Friday, July 13, 2012

Summer Maples


Japanese maples at Buchholz Nursery


...more on maples, as still I haven't tired of them. Certainly I will by August. Then later in fall, once again, they will redeem themselves with brilliant color.



























Acer palmatum 'Bloodgood'
But, in mid July, what still looks good? Well, most cultivars actually. Many nurserymen and gardeners have grown callous to the purple-reds, both the uprights and the mounding laceleafs. They are ubiquitous for sure, and can be found in every type of landscape. I can show you a decent-looking 'Bloodgood' in front of a dilapidated white-trash trailer, and I have to applaud the dwellers for having spent part of their welfare check on a great plant. More likely they stole the tree, but at least they took a classy plant over a toilet with petunias.

Speaking of trash, a trailer neighbor resides at the beginning of the back-road entrance into our nursery. They and their drug friends park on my road, and then look surly at me as I wait for them to move. Their scabby horses jump their poorly-tended fences and trample through our display garden. For thirty two years I've had to hold my breath as I pass these low-lives. They keep breeding, and every sixteen years or so, I'm presented with another generation.



























Acer palmatum 'Red Emperor'






















Acer palmatum 'Fireglow'



Acer palmatum 'Tamuke yama'


Acer palmatum 'Tamuke yama'


But, once I pass their abomination, I enter Aka ji, the "red way." This is our west entrance that is lined on each side with red maples, both red uprights such as 'Bloodgood', 'Red Emperor' and 'Fireglow', as well as 'Tamuke yama' laceleafs. I feel rather regal as I drive past these color-enriched specimens. They are just as blood-red in July as they were in May. If given adequate moisture the leaves never burn or fade. They are "cracking" trees, as the British say, meaning trees that are always attractive, and that any idiot can grow.

The only problem is that every Harry Dick and Tom decided that they needed to grow them...by the thousands. When many of these foolish maple pretenders gripped over the bad economy, or went bankrupt, prices plummeted. As you all know, you can now go into any home depot-type of garden center and find a retail-priced red at less than my wholesale price. I can point out all the reasons why it is inferior to my product, but still it can be an adequate addition to a mediocre landscape, which describes much of America. However, I'll continue to ride my high-horse, with my approach to growing plants, and try to give the world something better, and hopefully at a fair price.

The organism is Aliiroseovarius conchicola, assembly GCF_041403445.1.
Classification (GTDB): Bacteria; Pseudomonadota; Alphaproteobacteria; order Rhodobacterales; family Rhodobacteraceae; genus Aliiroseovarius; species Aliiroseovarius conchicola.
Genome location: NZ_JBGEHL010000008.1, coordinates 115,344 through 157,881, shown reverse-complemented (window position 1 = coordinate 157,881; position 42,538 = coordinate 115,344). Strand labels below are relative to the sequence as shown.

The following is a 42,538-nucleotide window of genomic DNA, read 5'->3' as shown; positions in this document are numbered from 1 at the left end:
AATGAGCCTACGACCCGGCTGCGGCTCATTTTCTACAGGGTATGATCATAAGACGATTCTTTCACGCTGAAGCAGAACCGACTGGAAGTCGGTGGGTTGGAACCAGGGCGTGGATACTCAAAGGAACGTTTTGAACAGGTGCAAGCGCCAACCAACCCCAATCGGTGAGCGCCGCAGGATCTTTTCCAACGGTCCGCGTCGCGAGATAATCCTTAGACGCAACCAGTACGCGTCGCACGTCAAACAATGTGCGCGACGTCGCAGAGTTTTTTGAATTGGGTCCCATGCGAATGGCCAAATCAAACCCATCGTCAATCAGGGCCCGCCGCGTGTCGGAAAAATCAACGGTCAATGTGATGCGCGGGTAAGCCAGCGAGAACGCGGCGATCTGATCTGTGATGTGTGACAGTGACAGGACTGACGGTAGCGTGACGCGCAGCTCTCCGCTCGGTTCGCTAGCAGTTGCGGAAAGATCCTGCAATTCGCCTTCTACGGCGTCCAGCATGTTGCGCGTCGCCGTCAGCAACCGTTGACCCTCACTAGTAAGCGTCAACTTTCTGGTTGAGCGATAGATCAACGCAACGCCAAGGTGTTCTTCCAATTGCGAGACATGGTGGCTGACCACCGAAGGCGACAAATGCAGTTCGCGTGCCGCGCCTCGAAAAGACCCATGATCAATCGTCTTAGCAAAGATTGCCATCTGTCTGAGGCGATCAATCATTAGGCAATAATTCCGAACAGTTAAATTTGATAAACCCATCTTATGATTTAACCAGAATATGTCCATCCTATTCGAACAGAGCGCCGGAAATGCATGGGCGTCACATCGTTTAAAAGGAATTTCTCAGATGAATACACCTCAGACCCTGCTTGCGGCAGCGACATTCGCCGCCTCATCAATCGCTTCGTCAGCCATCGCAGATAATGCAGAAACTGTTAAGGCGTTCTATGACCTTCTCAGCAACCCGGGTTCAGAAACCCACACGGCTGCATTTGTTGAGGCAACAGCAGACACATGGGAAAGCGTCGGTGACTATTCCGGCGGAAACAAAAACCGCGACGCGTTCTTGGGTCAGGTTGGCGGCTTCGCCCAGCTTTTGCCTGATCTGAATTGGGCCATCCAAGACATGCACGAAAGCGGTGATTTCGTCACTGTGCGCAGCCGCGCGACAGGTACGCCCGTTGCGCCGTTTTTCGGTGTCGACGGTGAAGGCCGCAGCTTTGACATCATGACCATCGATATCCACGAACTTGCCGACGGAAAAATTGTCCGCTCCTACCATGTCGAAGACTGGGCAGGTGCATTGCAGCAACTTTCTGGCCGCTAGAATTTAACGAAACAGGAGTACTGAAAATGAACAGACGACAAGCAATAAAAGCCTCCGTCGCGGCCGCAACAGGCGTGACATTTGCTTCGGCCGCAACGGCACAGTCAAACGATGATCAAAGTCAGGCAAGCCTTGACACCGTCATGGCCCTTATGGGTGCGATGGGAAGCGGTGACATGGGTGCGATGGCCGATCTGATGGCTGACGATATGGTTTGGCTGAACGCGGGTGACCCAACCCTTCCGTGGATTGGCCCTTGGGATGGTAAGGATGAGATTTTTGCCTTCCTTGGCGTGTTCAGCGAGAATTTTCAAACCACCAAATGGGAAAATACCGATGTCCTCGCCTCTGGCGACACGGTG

Acer palmatum 'Emerald Lace'

Acer palmatum 'Spring Delight' in May


Acer palmatum 'Spring Delight' in July


Ok, enough about the neighbors and the red maple glut. Greens still look fresh in July, as I was reminded when I recently passed Acer palmatum 'Emerald Lace'. The foliage is finely-textured and fresh green with light green new growth. The first one I ever planted in the garden was given adequate room, for at least ten years I supposed. Ha! After three years it was smothering other plants and had to be removed. Acer palmatum 'Spring Delight' is another low green laceleaf, my introduction of twenty years ago. It is also fresh green throughout the summer, but features a reddish fringe on the new growth.


























Acer japonicum 'Aconitifolium'


Acer japonicum 'O isami'


Acer japonicum 'O taki'


Acer japonicums continue to look well in the summer heat, but I admit that I find them a little boring now. Spring foliage and pretty flowers make them special in May, and then of course their color drama in fall amazes me year after year. 'Aconitifolium' is a terrible name to pronounce, so I prefer its Japanese name, 'Maiku jaku' which means "dancing peacock." 'O isami' and 'O taki' are similar, and are both vigorous medium-sized trees.